The intended outcome of this article is to gather intelligence about which domain, if any, to target at the first stage for an initial breakthrough, given resource constraints. In addition, we suggest a novel way to measure the strength of enforcement and discuss how strong enforcement is necessary for any policy to bear fruit.

Our data comes from the 2011 World Bank Global Financial Database Gallup-style survey of 150,000 individuals with even representation of males and females across 148 nations. To study policies, we create a binary index denoting existence of a particular policy in a country using data from United Nations Entity for Gender Equality and the Empowerment of Women. We declare a survey design using the database weights and country level stratification. The benchmark model is probit where the dependent binary variable indicates entrepreneurship. We capture the differential impact of policies by interacting the binary policy variables in each domain with the binary female indicator, controlling for personal and socio-economic characteristics. Robust standard errors are clustered at the country level.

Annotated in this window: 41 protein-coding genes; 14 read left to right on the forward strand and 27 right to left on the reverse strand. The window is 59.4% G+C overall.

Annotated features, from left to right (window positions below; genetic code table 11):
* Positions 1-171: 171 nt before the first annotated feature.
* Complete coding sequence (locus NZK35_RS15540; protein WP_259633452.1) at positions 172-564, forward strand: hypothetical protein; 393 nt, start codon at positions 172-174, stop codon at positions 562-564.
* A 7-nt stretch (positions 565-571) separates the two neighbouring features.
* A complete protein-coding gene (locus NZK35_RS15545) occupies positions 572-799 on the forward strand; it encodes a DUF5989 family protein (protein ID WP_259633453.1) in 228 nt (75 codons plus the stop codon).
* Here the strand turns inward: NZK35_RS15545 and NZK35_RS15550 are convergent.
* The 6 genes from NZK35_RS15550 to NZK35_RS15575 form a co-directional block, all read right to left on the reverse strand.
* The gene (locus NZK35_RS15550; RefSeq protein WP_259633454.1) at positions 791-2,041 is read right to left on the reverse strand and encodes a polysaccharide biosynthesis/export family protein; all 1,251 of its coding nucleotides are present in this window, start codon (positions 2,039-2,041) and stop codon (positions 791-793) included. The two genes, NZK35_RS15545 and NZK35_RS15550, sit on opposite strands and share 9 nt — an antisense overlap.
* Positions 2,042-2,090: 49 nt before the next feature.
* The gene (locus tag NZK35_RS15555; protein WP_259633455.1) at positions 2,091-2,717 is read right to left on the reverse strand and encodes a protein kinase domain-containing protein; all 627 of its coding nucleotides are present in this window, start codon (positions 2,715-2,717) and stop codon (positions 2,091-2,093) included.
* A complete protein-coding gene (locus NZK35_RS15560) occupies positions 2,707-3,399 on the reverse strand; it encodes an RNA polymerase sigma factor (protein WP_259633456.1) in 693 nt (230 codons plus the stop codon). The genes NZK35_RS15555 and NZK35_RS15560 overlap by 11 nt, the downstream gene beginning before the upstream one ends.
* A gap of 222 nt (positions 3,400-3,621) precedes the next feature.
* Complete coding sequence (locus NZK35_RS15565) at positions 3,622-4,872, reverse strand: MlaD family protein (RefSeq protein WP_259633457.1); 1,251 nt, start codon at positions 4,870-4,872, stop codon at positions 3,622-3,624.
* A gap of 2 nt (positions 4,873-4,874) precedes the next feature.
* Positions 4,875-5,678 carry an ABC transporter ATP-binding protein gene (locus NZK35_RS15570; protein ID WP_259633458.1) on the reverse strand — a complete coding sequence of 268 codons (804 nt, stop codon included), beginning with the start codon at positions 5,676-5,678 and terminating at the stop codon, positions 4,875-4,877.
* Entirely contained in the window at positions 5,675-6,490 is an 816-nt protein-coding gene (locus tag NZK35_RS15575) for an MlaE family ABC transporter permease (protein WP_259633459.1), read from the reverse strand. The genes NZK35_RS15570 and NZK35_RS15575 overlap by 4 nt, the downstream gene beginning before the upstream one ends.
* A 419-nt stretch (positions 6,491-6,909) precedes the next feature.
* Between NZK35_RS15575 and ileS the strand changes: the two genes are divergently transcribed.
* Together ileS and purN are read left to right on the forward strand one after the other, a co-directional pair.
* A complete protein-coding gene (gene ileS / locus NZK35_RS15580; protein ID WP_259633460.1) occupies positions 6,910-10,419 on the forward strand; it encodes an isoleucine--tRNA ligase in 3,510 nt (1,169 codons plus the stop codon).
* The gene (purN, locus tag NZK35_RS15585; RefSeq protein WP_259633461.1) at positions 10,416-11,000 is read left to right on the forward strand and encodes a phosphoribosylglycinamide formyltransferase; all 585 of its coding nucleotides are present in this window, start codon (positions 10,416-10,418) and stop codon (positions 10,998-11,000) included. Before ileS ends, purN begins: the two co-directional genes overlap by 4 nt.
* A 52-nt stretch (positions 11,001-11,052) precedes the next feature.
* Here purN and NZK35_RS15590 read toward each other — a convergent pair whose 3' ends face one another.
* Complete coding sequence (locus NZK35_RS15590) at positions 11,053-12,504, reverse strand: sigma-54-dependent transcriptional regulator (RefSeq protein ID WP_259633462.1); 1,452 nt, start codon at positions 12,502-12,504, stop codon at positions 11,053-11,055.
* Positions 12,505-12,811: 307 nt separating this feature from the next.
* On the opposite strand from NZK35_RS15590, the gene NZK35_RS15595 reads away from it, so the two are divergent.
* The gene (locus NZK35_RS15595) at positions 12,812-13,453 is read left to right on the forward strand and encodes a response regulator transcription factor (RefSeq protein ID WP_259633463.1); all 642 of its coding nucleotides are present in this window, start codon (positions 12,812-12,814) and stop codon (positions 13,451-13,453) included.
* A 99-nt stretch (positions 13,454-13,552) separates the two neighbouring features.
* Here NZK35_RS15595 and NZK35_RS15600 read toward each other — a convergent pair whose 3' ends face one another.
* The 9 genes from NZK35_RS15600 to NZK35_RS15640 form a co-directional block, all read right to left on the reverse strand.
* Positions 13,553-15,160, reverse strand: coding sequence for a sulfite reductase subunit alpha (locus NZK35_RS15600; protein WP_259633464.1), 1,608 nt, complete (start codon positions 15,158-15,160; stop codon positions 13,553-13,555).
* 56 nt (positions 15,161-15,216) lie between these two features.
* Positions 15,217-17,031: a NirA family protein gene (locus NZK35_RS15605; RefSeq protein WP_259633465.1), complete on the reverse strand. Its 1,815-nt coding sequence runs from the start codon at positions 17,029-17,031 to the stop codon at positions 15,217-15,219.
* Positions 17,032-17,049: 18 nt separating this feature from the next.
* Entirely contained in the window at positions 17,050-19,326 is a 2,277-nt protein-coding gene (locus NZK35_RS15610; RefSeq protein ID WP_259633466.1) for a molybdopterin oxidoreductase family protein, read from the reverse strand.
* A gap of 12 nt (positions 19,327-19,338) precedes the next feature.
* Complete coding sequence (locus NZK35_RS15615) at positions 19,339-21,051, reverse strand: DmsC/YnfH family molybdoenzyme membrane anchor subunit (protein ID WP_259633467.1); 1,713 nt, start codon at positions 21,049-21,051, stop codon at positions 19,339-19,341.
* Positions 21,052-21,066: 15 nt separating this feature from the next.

This cross-country approach helps us examine country-level variations in anti-discrimination laws (Figure 1). For example, Chad, Congo, Jamaica, and Turkey have social empowerment laws to prevent violence against women, but lack workplace equality laws. Mauritania has gender empowerment laws in the political domain like quotas for female candidates in elections, but lacks laws to prevent violence against women. Focusing on domains allows us to consider a broad spectrum of laws to help prioritize categories to encourage female entrepreneurship.

Figure 1
Figure 1.Women, Business, and Law Index Score over time

Source: World Bank Women, Business, and Law Report

Political Domain